I would need a null modem cable, one with the transmit, receive, and associated pins swapped, just as if each system was talking to a terminal. I pawed around in my junk box for some cable, connectors, and my crimping tool. The pins are small and metal that come in male or female. Each is crimped on the wire with the tool and then inserted into the DB–25 connectors. This makes it easy to move the wires around. I never liked the solder version. Too clumsy.

Soon I had the cable connection between the two boxes. I used the “call Unix” program on SunOS, then snapped on the power to the bucket and instantly saw a prompt for the debugger. The first part of the port was complete.

It always feels good to get hardware in order. It frees you to think about the software bits, and for me that was getting the compiler and tools running on the donor machine.

At the time, there was a chicken and egg problem with porting Unix. It’s almost all written in C, so you need a C compiler for the new machine. To have a C compiler for the machine, you had to modify the Portable C Compiler to generate different code. To modify the PCC to generate different code, you had to have a C compiler running.

In the old days running C compilers was a tad thin on the ground, but by the end of the 80s, finding C compilers was pretty easy.

In this case, of course, I had the Sun already running with C. I didn’t have any source code for the Sun, so I didn’t want to use their compiler. I had a copy of the Portable C Compiler that was modified for the Motorola 32 bit parts, so it was easy to set all that up.

In my box o’ junk I carried a rectangular 1/4 inch tape containing all the sources I needed to load onto donor machines. I tore off the tape into a directory I named “gun” for Generic Unix. Folks had from time to time suggested naming my kernels “Brantix,” but I thought that naming a kernel after oneself was slightly arrogant. This was before you know-who-made it okay.

The toolchain consisted of five main programs with a couple of smaller ones that helped. The first two were the C preprocessor (cpp) and the actual C compiler (ccomp). Cpp is a macro processor that just operates on the text of files and feeds the results into the compiler proper. The compiler would read, scan, parse, and generate a text file with an assembler program equivalent to the original C program.

The assembler output would be read by the program “as” and create a binary object file. The assembler files conventionally called dot-s (.s) files, S for source, dated back to when Unix was all written in assembler. The object files generated were known as dot-oh files (.o), and were small, incomplete object files in the same format as executable files in the binary directory (/bin). Called A-dot-out (a.out) files, these were the simple ancestors of the more complex, Mach-O, ELF, and COFF files. I’ve never liked the later formats. Complexity without benefits.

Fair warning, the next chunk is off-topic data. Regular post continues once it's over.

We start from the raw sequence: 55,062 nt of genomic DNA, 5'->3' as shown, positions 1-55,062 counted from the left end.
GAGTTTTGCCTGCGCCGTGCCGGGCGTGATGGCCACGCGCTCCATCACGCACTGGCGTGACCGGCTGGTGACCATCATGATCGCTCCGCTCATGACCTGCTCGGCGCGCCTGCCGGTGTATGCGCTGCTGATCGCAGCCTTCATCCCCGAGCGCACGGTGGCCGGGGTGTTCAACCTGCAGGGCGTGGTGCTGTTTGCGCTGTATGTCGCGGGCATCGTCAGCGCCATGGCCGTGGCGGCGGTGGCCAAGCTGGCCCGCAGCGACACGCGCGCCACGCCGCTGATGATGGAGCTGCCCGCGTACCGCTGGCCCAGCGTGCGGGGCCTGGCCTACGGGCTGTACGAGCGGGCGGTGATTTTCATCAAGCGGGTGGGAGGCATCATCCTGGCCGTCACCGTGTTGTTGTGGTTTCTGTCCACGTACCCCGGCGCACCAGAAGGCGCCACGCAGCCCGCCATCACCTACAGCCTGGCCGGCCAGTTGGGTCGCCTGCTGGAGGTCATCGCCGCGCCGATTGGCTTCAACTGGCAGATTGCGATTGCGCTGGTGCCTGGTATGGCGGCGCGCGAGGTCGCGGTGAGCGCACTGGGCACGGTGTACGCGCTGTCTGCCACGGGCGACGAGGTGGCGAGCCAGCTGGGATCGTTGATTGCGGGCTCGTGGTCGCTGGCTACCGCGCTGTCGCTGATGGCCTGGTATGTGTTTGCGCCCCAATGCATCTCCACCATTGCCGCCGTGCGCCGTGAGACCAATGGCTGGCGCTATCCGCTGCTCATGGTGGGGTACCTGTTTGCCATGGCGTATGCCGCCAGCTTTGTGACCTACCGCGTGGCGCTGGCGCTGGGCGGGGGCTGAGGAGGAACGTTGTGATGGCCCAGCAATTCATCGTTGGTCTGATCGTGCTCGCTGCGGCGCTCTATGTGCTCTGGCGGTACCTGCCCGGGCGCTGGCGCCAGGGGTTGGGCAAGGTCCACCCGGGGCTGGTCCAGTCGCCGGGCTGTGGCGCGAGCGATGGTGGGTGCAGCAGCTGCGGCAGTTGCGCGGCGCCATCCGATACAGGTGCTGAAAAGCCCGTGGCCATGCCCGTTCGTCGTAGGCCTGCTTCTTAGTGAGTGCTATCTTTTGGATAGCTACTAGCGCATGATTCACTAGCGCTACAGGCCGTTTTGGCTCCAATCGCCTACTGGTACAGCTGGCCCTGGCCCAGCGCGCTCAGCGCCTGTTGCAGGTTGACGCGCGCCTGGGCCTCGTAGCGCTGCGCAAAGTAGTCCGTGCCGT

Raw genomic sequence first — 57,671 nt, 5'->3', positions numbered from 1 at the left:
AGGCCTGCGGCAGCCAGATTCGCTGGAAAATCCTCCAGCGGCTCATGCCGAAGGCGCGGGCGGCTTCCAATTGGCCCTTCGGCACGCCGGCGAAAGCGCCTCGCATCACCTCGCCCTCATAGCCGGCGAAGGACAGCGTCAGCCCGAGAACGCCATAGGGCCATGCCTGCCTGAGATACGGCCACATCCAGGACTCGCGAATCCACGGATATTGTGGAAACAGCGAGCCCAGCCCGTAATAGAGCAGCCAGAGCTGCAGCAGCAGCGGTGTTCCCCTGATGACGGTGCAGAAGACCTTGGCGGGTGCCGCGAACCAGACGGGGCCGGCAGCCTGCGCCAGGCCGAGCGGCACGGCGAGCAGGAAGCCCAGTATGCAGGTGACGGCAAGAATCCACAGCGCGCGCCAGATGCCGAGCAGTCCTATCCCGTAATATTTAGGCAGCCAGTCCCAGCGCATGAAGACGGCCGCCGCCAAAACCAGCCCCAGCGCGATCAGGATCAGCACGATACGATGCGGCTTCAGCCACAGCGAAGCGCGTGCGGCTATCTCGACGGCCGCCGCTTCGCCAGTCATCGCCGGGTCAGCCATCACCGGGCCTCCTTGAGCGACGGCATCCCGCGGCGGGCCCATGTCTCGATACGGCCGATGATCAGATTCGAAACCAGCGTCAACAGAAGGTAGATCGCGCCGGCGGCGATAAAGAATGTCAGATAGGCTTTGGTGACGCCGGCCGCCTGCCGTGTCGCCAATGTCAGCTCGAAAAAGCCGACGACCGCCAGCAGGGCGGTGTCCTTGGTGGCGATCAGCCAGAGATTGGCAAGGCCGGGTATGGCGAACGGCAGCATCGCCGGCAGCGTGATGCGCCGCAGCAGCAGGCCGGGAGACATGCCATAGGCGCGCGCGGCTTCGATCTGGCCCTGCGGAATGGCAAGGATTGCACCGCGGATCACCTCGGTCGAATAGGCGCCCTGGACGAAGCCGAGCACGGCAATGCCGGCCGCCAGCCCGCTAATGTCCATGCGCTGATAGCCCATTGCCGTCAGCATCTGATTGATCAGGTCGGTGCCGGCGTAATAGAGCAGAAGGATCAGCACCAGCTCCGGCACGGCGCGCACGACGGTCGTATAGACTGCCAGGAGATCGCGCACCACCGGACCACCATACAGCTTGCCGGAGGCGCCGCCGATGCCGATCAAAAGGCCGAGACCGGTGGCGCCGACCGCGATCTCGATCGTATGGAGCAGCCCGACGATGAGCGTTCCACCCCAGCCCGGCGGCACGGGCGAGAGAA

I say the .o files were incomplete because they always lacked any functions referenced from the library. C didn’t use a large runtime as far as the compiler went, but there were standard things referenced in the library, like the printf function.

The loader (ld) took a list of .o’s and recombined them into a single a.out that was fully resolved. It looked in libraries that were merely Unix archive files (see the ar(1) command on your nearest Unix-like machine) with a .o in each member. A table created by the program ranlib created the table of contents which made ld’s job easier.

I compiled all these programs on the Sun, as well as my modified version of the compiler driver program cc, which I renamed xcc.

After all this, I could create a.out files that should run on the VME target machine. But they were on the Sun. How to get them on the VME board?

I headed home for lunch. In those days I was making more money than ever, but I was also in one of the most expensive places in the country to live. Most days Betsy pushed Charlie and her stroller down Hamilton Avenue, taking a left at Emerson, headed to Whole Foods for our meals.

I would arrive home at lunch and the three of us would eat together, Charlie in her highchair and Betsy and myself enjoying the wonderful fruits, vegetables, and pasta. The best part of living in California is the produce.

After that, the little girl would go down for a nap and I would head back to the office. On the drive back, I began to tackle getting a toehold on the target box.

%

About the Author

Brantley CoileInventor, coder, and entrepreneur, Brantley Coile invented Stateful packet inspection, network address translation, and Web load balancing used in the Cisco LocalDirector. He went on to create the Coraid line of storage appliances, a product he continues to improve today.

Cheaper than the Cloud

Coraid Etherdrive SRX™ software s also easier than the cloud. It’s faster too. It builds out like the cloud, yet provides the security of on-premise data. Let me explain both how and why.

Learn How

←Previous | Blog Archive | Next →